Professional sounding verbiage aside, this is an unmitigated race-based view of knowledge. In effect, the world is increasingly dominated by people of color, and only people of color can understand the transformation. Let there be no misunderstanding, whites are inherently unable to grapple with this altered new world order, the scholarly equivalent of saying that since whites lack “soul” they cannot relate to Hip Hop or Rap. Again, in their own words, “Moreover, who does political science does not currently include scholars with backgrounds from the full range of positionalities (sic) including race, class, gender, and sexual orientation that are often the most marginalized in societies.” So forget about whites becoming experts on black politics as home-grown Americans once mastered Soviet politics. Race may be socially constructed but not when it comes to employment. Whites are disqualified since they lack the “positionalities.”

To appreciate the absurdity of this view, imagine if black or Latino/a political scientists were told that they could not, say, study Swedish politics since only Nordic types could relate to fellow Norsepeople? Might a single homosexual experience qualify one to study gay politics? We are not being sarcastic–this is intellectual biology-based apartheid.

It gets worse. Not only are whites, males and heterosexuals unqualified to understand blacks, women and gays, but not even science can overcome this limitation. Yet again, in their own words, “The tendency to accept its approaches as ‘objective’ science, for example, tend to inhibit the development of a more critical debate about the potential phenomenological bases of much empirical social science.” In the search for truth the researcher’s genes (or for gays, just preference) trump the scientific method. Truth is a matter of authenticity, something that comes with certain chromosomes and enzymes, not something  uncovered by experiments and statistical analysis. To paraphrase Descartes, “I know because of who I am.”

But, obstacles arise in today’s intellectual climate–top graduate schools demand rigorous training in the scientific approach, including statistics, and these requirements can be barriers to black and Hispanic students despite their otherwise vital inborn abilities. The report’s solution is to expand the definition of “training” to include approaches seldom found in research-oriented Ph.D. programs. “Methodological training must also be much more inclusive of critical analytical approaches and more self-reflective of potential biases in the use of accepted methodological categories.” In practice this new training will resemble Critical Race Theory–the endless search and destroy missions to expose unearned “white privilege” everywhere. Now while white graduate students master Intermediate Statistics, students from historically disadvantaged groups pass the methodology requirement by learning about the inherent racism of the SAT.

And what happens when the freshly minted faculty are hired and must compete with “privileged” professors skilled in the latest scientific skills? This is especially troublesome since top journals use anonymous reviews and accepting race/ethnic screeds will inevitably lower the journal’s prestige. Again, no problem: “Departments should also be more inclusive of the types of journals valued in the assessment of scholarly productivity.” And these alternative approaches should also be amply funded–“Faculties must receive substantial technical, institutional, and departmental support if alternative strategies are to be widely developed, implemented, and assessed.” As an academic lifer, let me translate: the MasterCard approach to research funding–you cannot be turned down.

Let me be blunt. More than access is involved here. The report is an attack on the very essence of the modern university, at least those precincts committed to the pursuit of objective scientific truth. These academics are putting jobs for fellow tribe members ahead of the search for truth. The Rev. Al Sharpton in a tweed sport coat. Perhaps a decade-long frustration of receiving what appears to be only crumbs from the table has instilled a smoldering tribe-based hatred for those who have succeeded in ways that these self-defined outsiders do not grasp. They want to replace “The data show….” with “I feel this to be the truth and don’t contradict me since my genes tell me that….”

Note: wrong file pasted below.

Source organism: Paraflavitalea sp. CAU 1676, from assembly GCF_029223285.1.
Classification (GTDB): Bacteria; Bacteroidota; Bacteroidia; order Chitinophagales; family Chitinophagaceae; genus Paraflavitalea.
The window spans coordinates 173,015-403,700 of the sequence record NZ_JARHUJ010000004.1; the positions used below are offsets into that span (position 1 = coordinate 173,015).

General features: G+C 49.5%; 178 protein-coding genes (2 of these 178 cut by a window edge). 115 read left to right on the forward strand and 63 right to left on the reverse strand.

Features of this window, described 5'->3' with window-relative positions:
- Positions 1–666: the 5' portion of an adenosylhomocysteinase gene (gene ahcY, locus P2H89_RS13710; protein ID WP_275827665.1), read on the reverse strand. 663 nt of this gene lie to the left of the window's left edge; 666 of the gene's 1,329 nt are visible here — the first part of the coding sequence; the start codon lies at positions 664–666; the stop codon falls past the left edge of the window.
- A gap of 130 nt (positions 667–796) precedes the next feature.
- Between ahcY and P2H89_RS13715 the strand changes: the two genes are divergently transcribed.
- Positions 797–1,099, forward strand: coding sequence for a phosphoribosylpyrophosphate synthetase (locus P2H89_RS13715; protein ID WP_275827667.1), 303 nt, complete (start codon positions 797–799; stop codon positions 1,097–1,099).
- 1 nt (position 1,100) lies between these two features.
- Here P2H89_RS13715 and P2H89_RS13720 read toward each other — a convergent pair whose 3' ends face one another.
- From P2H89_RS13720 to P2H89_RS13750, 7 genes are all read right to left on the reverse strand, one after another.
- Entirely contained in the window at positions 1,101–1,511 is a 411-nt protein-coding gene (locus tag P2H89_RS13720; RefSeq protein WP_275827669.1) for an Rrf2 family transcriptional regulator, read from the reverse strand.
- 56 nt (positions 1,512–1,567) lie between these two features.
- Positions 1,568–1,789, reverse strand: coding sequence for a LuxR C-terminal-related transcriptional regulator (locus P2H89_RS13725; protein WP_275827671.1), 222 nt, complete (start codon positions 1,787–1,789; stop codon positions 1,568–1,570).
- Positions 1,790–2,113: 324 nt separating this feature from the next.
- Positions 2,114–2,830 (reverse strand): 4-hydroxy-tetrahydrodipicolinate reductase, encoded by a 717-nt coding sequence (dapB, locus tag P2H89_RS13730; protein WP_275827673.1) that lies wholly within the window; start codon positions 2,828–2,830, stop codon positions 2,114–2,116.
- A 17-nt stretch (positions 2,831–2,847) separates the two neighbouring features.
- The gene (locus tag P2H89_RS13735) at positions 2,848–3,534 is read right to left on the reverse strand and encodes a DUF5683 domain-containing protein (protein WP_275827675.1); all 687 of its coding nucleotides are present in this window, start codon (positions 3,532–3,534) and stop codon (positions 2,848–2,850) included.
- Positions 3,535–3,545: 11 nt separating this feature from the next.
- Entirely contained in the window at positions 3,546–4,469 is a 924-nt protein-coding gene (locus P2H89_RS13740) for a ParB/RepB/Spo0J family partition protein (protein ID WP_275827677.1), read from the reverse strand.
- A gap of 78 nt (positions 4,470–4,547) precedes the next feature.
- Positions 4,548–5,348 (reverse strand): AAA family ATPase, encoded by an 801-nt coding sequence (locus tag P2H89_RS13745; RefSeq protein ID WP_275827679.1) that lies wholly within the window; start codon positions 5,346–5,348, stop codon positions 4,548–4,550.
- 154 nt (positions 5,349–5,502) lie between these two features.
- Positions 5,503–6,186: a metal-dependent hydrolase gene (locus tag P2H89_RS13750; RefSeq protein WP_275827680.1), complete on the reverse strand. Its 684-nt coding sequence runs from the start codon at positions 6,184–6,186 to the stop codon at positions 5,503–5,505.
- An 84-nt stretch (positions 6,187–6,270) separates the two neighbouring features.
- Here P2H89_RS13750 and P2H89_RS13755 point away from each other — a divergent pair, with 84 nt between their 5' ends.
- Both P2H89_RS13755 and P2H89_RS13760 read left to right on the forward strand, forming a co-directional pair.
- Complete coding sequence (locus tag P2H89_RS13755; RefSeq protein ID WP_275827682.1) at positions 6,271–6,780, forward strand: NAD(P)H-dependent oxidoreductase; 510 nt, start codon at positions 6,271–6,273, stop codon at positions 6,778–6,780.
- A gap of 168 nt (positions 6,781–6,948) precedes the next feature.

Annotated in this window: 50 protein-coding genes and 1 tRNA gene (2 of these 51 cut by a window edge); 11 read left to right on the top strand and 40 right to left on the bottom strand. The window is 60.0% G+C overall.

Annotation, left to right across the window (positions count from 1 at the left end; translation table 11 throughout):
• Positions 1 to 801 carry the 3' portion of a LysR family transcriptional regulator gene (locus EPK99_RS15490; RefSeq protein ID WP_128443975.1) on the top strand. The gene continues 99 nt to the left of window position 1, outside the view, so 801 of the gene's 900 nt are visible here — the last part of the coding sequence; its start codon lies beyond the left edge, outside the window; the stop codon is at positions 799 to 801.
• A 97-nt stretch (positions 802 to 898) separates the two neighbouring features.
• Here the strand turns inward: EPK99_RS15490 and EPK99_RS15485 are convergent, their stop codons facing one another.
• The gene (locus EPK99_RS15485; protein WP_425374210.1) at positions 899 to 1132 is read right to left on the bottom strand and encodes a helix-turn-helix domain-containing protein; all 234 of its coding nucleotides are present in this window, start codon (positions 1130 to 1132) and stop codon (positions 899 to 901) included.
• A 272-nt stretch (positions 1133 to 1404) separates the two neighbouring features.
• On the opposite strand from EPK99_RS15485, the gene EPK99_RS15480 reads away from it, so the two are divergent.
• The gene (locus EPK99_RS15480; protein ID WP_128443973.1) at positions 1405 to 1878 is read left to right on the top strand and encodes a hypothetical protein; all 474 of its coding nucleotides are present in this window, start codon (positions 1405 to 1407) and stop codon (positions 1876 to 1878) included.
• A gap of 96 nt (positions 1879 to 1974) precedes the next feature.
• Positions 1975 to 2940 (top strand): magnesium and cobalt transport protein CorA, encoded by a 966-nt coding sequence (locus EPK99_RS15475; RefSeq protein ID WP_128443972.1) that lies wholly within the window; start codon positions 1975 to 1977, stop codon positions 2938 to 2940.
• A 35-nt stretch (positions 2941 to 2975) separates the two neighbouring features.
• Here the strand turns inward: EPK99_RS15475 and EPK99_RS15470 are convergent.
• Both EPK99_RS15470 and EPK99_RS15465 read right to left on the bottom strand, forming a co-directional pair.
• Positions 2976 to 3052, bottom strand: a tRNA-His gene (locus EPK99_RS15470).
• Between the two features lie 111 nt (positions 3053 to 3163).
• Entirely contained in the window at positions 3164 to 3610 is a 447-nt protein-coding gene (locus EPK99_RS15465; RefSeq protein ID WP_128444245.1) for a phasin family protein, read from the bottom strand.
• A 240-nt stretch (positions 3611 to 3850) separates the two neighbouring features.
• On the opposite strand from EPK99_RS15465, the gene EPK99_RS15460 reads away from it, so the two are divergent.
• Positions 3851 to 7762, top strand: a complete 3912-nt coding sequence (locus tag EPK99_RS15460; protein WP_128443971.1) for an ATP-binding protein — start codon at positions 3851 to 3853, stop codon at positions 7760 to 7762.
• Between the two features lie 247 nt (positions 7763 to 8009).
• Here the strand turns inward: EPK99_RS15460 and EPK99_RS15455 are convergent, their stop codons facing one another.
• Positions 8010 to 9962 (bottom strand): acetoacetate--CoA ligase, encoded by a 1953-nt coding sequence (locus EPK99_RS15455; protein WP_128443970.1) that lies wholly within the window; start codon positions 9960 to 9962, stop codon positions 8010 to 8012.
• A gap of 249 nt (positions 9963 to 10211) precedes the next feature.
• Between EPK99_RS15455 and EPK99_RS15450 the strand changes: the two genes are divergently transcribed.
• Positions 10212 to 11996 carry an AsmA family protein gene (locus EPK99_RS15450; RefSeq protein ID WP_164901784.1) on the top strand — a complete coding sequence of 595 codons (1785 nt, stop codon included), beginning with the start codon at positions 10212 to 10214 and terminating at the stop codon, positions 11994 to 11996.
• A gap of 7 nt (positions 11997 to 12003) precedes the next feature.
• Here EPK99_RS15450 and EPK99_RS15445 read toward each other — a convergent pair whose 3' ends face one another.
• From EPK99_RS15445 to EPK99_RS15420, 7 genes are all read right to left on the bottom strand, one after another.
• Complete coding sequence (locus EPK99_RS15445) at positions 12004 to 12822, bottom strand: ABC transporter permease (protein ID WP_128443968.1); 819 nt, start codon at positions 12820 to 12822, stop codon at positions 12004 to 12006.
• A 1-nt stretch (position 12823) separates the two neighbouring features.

That the American Political Science Association legitimizes this profoundly anti-scientific and racialist (“white knowledge, black knowledge”) view, and the National Science Foundation funds it, is remarkable. Alas, this is not one more crackpot idea destined to fade once the adults catch wind of it. Those committed to biology diversity hardly need much encouragement. In fact, almost immediately after the report’s release, Wheelock College, in Boston, Mass., announced a new Political Science major based on the report to put “the voices, experiences, and struggles of marginalized groups at the center of scholarly inquiry.”  According to the Chair of the Political Science Department,  “For us, the major will take the issues they say are ignored — race, inequality, gender, marginalization — and make them front and center.”

Needless to say, Wheelock will not set the standard for Yale or Harvard. Traditional political science will be safe at top schools. But, far more likely will be the spread of this new approach to third- and fourth-tier schools, schools that often attract large numbers of black and Hispanic students. Now, rather than learn traditional political science, even a bit of the scientific method, they will just have their victimhood certified and legitimized. Replacing “How a bill becomes a law” will be, “How white-dominated institution pass laws to sustain institutional racism and inequality.” Yet one more time, the substitution of ideological claptrap will further debilitate youngsters who need real knowledge, not just empty slogans.

How the Law Schools Went Astray

wolson.jpgThis is an excerpt from Schools for Misrule, Legal Academia and an Overlawyered America, to be published March 1 by Encounter Books. Walter Olson, a senior fellow at the Cato Institute, is author of The Litigation Explosion and creator of the popular blog Overlawyered.com. *** In his 1918 book The Higher Education in America, the gadfly sociologist Thorstein Veblen warned universities that they were making a mistake in their rapid expansion to include professional schools and related departments. These essentially vocational extensions of the university, he argued, put at risk “that disinterested intellectual enterprise which is the university’s peculiar domain.” He reserved special disdain for the new vogue for academic business schools, which dealt in ideas that were “unscientific and unscholarly” and of a general “uselessness to the community.” To impart skills in a field such as marketing was (he imagined) simply to give some clever members of the community an edge against others in the competition for wealth and power. What had that to do with the university’s search for useful knowledge, beauty, and truth for its own sake? Continue reading How the Law Schools Went Astray